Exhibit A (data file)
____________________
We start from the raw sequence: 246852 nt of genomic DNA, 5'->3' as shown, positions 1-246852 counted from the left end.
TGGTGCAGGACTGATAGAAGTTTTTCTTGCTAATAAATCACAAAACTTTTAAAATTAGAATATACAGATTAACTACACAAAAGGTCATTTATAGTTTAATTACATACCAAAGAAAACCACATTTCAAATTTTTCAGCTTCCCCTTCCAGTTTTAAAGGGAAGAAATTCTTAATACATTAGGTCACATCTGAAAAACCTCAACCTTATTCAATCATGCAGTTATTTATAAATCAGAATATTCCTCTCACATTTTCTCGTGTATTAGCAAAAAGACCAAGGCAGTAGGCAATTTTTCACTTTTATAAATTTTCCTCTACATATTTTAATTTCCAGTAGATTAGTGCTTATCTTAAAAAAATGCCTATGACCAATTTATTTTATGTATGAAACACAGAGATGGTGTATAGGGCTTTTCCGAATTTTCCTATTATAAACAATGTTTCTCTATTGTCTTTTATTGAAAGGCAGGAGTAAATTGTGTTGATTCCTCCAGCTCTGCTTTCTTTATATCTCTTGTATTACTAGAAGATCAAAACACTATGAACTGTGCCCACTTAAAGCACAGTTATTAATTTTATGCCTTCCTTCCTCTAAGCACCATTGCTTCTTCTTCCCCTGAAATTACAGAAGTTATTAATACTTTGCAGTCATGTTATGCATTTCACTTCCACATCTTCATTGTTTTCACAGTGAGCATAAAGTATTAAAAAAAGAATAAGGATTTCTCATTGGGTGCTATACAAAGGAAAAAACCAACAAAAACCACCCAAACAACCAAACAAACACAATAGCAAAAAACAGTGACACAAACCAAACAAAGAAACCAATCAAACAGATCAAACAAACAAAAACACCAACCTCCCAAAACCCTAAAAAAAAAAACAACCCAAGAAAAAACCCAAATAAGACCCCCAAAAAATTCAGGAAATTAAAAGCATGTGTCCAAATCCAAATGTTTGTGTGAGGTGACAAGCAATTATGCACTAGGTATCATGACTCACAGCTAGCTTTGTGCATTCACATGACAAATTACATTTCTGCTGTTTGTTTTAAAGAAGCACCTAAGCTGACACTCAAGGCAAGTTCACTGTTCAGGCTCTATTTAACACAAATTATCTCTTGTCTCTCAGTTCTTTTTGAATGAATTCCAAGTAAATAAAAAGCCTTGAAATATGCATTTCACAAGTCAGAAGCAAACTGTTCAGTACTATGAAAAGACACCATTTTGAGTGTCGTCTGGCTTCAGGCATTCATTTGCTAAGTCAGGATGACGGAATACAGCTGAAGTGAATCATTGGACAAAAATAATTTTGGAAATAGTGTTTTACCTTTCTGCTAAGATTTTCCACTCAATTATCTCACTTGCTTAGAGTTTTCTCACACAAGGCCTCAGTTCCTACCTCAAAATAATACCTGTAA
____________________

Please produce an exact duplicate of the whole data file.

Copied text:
We start from the raw sequence: 246852 nt of genomic DNA, 5'->3' as shown, positions 1-246852 counted from the left end.
TGGTGCAGGACTGATAGAAGTTTTTCTTGCTAATAAATCACAAAACTTTTAAAATTAGAATATACAGATTAACTACACAAAAGGTCATTTATAGTTTAATTACATACCAAAGAAAACCACATTTCAAATTTTTCAGCTTCCCCTTCCAGTTTTAAAGGGAAGAAATTCTTAATACATTAGGTCACATCTGAAAAACCTCAACCTTATTCAATCATGCAGTTATTTATAAATCAGAATATTCCTCTCACATTTTCTCGTGTATTAGCAAAAAGACCAAGGCAGTAGGCAATTTTTCACTTTTATAAATTTTCCTCTACATATTTTAATTTCCAGTAGATTAGTGCTTATCTTAAAAAAATGCCTATGACCAATTTATTTTATGTATGAAACACAGAGATGGTGTATAGGGCTTTTCCGAATTTTCCTATTATAAACAATGTTTCTCTATTGTCTTTTATTGAAAGGCAGGAGTAAATTGTGTTGATTCCTCCAGCTCTGCTTTCTTTATATCTCTTGTATTACTAGAAGATCAAAACACTATGAACTGTGCCCACTTAAAGCACAGTTATTAATTTTATGCCTTCCTTCCTCTAAGCACCATTGCTTCTTCTTCCCCTGAAATTACAGAAGTTATTAATACTTTGCAGTCATGTTATGCATTTCACTTCCACATCTTCATTGTTTTCACAGTGAGCATAAAGTATTAAAAAAAGAATAAGGATTTCTCATTGGGTGCTATACAAAGGAAAAAACCAACAAAAACCACCCAAACAACCAAACAAACACAATAGCAAAAAACAGTGACACAAACCAAACAAAGAAACCAATCAAACAGATCAAACAAACAAAAACACCAACCTCCCAAAACCCTAAAAAAAAAAACAACCCAAGAAAAAACCCAAATAAGACCCCCAAAAAATTCAGGAAATTAAAAGCATGTGTCCAAATCCAAATGTTTGTGTGAGGTGACAAGCAATTATGCACTAGGTATCATGACTCACAGCTAGCTTTGTGCATTCACATGACAAATTACATTTCTGCTGTTTGTTTTAAAGAAGCACCTAAGCTGACACTCAAGGCAAGTTCACTGTTCAGGCTCTATTTAACACAAATTATCTCTTGTCTCTCAGTTCTTTTTGAATGAATTCCAAGTAAATAAAAAGCCTTGAAATATGCATTTCACAAGTCAGAAGCAAACTGTTCAGTACTATGAAAAGACACCATTTTGAGTGTCGTCTGGCTTCAGGCATTCATTTGCTAAGTCAGGATGACGGAATACAGCTGAAGTGAATCATTGGACAAAAATAATTTTGGAAATAGTGTTTTACCTTTCTGCTAAGATTTTCCACTCAATTATCTCACTTGCTTAGAGTTTTCTCACACAAGGCCTCAGTTCCTACCTCAAAATAATACCTGTAA